eGovernance in India

Improving eGovernance in INDIA

Arunachal Pradesh, ‘the land of the dawn lit mountains’, is one of the most pristine areas in India.

Posted by egovindia on June 18, 2006

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Arunachal Pradesh, 'the land of the dawn lit mountains', is one of the most pristine areas in India. The history of Arunachal Pradesh is a virtual treasure trove of myths and fascinating traditions, but the recorded history of this state is available only from the 16th century onwards, when the Ahom kings began to rule Assam. Since 1947, it was a part of the North East Frontier Agency and was later made a Union Territory. Arunachal Pradesh was made a full fledged state on 20th February, 1987.

Tribal dancer Arunachal Pradesh is skirted by Bhutan on the west, China on the north-east, Myanmar on the east and by the Indian state of Assam on the southern side. It mainly consists of verdant mountainous ranges sloping to the plains of Assam, and has the largest area in the north-east region.

94 percent of the population in the state lives in the rural belt. Agriculture is the main occupation of the people of Arunachal Pradesh. The principal crop of this area is rice, and other important crops include maize, millets, wheat, pulses, potato, sugarcane and oilseeds. The ecological conditions are suitable for horticulture and fruits like pineapple, orange, lemon, papaya, plum, pear, guava, cherries, walnut and peach thrive here.

Arunachal Pradesh is well endowed with an abundant forest cover, mineral, and hydel power resources. Coal reserves of the state comprising of the Namchik-Namphuk coal mine in Tirap district, are estimated at 90 million tonnes and the crude oil reserves are estimated to be 1.5 million tonnes. Deposits of dolomite, limestone, graphite, quartzite, kyanite, mica, iron and copper are also reported to be found here.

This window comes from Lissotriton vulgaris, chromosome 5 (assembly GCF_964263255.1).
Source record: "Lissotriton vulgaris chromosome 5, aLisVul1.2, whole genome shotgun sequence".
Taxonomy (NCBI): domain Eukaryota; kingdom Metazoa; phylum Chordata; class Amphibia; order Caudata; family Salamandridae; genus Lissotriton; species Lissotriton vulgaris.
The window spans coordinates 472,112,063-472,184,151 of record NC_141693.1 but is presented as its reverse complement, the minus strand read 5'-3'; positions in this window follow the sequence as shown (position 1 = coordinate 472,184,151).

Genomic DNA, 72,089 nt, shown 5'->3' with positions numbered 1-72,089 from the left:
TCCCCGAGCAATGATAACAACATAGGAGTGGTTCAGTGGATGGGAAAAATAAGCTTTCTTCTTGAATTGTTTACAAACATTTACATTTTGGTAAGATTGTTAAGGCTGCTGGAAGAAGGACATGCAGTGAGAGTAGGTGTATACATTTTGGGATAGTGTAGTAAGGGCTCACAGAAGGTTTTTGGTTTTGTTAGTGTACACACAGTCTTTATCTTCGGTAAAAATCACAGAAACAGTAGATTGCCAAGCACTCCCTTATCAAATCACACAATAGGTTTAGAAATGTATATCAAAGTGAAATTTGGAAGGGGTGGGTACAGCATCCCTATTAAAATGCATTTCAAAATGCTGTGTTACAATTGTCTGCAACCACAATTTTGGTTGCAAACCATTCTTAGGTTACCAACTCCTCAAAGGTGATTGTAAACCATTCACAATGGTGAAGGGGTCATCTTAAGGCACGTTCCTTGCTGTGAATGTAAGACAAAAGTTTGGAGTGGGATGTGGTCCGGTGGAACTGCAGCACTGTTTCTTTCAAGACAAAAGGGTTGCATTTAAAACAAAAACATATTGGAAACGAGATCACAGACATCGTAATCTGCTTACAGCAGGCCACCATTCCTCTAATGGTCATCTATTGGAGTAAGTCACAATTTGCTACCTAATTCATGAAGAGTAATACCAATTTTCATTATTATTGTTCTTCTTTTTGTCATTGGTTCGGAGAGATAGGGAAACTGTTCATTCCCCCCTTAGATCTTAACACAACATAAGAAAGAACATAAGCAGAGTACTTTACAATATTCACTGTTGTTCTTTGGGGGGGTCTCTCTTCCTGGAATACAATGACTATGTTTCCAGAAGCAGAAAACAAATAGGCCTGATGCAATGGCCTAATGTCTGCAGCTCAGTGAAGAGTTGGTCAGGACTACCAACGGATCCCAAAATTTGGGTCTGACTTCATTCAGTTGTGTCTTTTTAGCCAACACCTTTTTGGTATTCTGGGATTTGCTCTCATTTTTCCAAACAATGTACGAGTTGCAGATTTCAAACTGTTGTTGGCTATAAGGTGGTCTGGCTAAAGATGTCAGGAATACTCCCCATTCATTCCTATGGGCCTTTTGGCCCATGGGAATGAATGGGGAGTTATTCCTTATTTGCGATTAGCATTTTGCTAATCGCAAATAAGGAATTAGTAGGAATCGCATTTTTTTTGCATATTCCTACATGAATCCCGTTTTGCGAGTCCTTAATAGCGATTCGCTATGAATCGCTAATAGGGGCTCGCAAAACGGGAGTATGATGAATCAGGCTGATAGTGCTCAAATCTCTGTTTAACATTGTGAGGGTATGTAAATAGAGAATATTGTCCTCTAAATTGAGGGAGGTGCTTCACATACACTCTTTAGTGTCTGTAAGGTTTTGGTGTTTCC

The greatest attraction of the state is its dazzling array of flora and fauna, in a habitat that combines glacial terrain, alpine meadows, and sub-tropical rain forests. Places of tourist interest in the state include Bomdila, Tawang and the nearby Buddhist monastery, which happens to be the largest in India. Itanagar is famous for its excavated ruins of the historical Ita Fort, and the attractive Gyaker Sinyi or the Ganga Lake. Malinithan and Bhismaknagar are the two important archaeological sites in the state, and Parashuram Kund is a prominent pilgrimage site. Namdapha Wildlife sanctuary in the Changlang district is home to the rare Hoolock gibbon.


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